Although set in a world of almost unimaginable opulence and splendor, Windsor Castle: A Royal Year is ultimately a portrait of the unique community lucky enough to call Windsor home. As one castle worker says, “One of the lovely things about Windsor Castle is that it’s alive and working. I can’t imagine Windsor Castle any other way.”


The Banquet   (Wednesday, Feb. 15 at 8 p.m.)
Event planning at the castle requires a team of more than 300 people to ensure that everything runs smoothly. Queen Elizabeth’s housekeeper, her grooms, fender smiths and flag men, picture restorers, military knights and priests all play a critical role in preparing for events, including state visits. Six months of planning have gone into preparations for the arrival of France’s President and Madame Chirac to mark the centenary of Entente Cordiale. In addition to an official state dinner, guests will be treated to an abridged version of Les Miserables, performed in the Waterloo Chamber (diplomatically renamed the Music Room for the night). As protestors gather outside the castle and disrupt traffic, delays could upset all of the hard work and planning.

Four Seasons   (Wednesday, Feb. 22 at 8 p.m.)
Rituals and events mark the calendar year for the castle and its staff. With Easter, the royal year begins in earnest, as the queen conducts her engagements from the castle. Two of the year’s largest events take place in June. The Order of the Garter ceremony, an annual celebration of Britain’s oldest and highest order of chivalry, draws former politicians, national heroes, long-serving representatives of the crown and crowds of spectators. The biggest event in the racing calendar, the Royal Ascot, takes place on the impressive castle grounds. From horse racing to waging bets on the color of the queen’s hat, this event brings together the demimonde and high society for a celebration of pomp and horseflesh.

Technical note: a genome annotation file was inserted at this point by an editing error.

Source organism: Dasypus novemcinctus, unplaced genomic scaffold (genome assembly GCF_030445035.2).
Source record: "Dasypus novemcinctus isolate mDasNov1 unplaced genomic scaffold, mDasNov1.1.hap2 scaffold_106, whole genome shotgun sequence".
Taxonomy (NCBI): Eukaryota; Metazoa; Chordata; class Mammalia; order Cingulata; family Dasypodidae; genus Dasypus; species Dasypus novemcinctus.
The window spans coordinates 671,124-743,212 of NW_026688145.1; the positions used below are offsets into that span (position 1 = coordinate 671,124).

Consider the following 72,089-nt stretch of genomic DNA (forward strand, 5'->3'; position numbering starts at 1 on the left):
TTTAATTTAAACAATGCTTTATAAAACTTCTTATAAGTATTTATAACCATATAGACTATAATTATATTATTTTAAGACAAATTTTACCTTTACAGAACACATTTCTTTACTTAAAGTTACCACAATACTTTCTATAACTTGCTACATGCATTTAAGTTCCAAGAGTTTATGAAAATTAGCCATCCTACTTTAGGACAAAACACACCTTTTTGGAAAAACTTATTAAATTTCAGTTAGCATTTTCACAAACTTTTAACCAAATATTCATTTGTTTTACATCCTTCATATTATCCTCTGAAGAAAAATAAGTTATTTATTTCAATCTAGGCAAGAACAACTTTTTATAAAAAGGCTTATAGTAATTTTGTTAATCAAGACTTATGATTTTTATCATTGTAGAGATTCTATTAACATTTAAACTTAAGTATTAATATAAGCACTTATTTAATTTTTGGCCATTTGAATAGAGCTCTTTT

The Ranger   (Wednesday, March 1 at 8 p.m.)
The ranger for the 15,000-acre Great Park of Windsor Castle is none other than Prince Philip, the Duke of Edinburgh. With more than 50 years of service, Prince Philip is the longest-serving ranger in the castle’s history. The grounds have a pageantry of their own. The greatest event in the British polo calendar, Cartier International Day, takes place on the stunning grounds. This year the star attraction is Prince Harry, who leads the royal team. But nothing is grander than a royal wedding, as Prince Charles and Camilla Parker Bowles celebrate their nuptials at Windsor Castle. With 35,000 daffodils, 19,500 canapés, over 2,000 well-wishers and 800 guests for the prayer and dedication at St. George’s Chapel, the staff is hard at work. As far as Prince Philip is concerned, though, his main duty as ranger is to be a custodian for the future. The real strength of Windsor Castle will always lie in its people, who enthusiastically share their love and passion for the castle.


Visit Windsor Castle: A Royal Year online at http://www.pbs.org/opb/windsorcastle/